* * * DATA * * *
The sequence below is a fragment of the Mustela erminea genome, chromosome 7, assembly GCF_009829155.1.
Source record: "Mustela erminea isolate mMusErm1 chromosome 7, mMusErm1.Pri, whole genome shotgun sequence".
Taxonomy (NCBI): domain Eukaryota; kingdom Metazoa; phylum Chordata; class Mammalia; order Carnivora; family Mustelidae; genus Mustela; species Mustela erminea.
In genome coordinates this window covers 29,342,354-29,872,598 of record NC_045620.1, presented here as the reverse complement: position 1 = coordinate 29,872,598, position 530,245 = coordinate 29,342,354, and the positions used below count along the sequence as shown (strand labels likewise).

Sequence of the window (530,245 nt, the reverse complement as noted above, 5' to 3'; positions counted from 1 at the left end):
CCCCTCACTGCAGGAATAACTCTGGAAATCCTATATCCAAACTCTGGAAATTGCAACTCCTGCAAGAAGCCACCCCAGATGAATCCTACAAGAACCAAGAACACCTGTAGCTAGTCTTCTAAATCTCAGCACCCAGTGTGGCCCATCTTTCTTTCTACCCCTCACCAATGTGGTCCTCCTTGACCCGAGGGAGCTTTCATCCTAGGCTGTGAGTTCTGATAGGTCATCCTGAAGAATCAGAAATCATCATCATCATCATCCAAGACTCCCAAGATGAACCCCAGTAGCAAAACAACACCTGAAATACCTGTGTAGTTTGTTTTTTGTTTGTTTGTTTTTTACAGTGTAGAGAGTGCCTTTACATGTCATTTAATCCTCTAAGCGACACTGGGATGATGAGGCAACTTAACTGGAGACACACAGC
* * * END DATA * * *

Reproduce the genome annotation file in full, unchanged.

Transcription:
The sequence below is a fragment of the Mustela erminea genome, chromosome 7, assembly GCF_009829155.1.
Source record: "Mustela erminea isolate mMusErm1 chromosome 7, mMusErm1.Pri, whole genome shotgun sequence".
Taxonomy (NCBI): domain Eukaryota; kingdom Metazoa; phylum Chordata; class Mammalia; order Carnivora; family Mustelidae; genus Mustela; species Mustela erminea.
In genome coordinates this window covers 29,342,354-29,872,598 of record NC_045620.1, presented here as the reverse complement: position 1 = coordinate 29,872,598, position 530,245 = coordinate 29,342,354, and the positions used below count along the sequence as shown (strand labels likewise).

Sequence of the window (530,245 nt, the reverse complement as noted above, 5' to 3'; positions counted from 1 at the left end):
CCCCTCACTGCAGGAATAACTCTGGAAATCCTATATCCAAACTCTGGAAATTGCAACTCCTGCAAGAAGCCACCCCAGATGAATCCTACAAGAACCAAGAACACCTGTAGCTAGTCTTCTAAATCTCAGCACCCAGTGTGGCCCATCTTTCTTTCTACCCCTCACCAATGTGGTCCTCCTTGACCCGAGGGAGCTTTCATCCTAGGCTGTGAGTTCTGATAGGTCATCCTGAAGAATCAGAAATCATCATCATCATCATCCAAGACTCCCAAGATGAACCCCAGTAGCAAAACAACACCTGAAATACCTGTGTAGTTTGTTTTTTGTTTGTTTGTTTTTTACAGTGTAGAGAGTGCCTTTACATGTCATTTAATCCTCTAAGCGACACTGGGATGATGAGGCAACTTAACTGGAGACACACAGC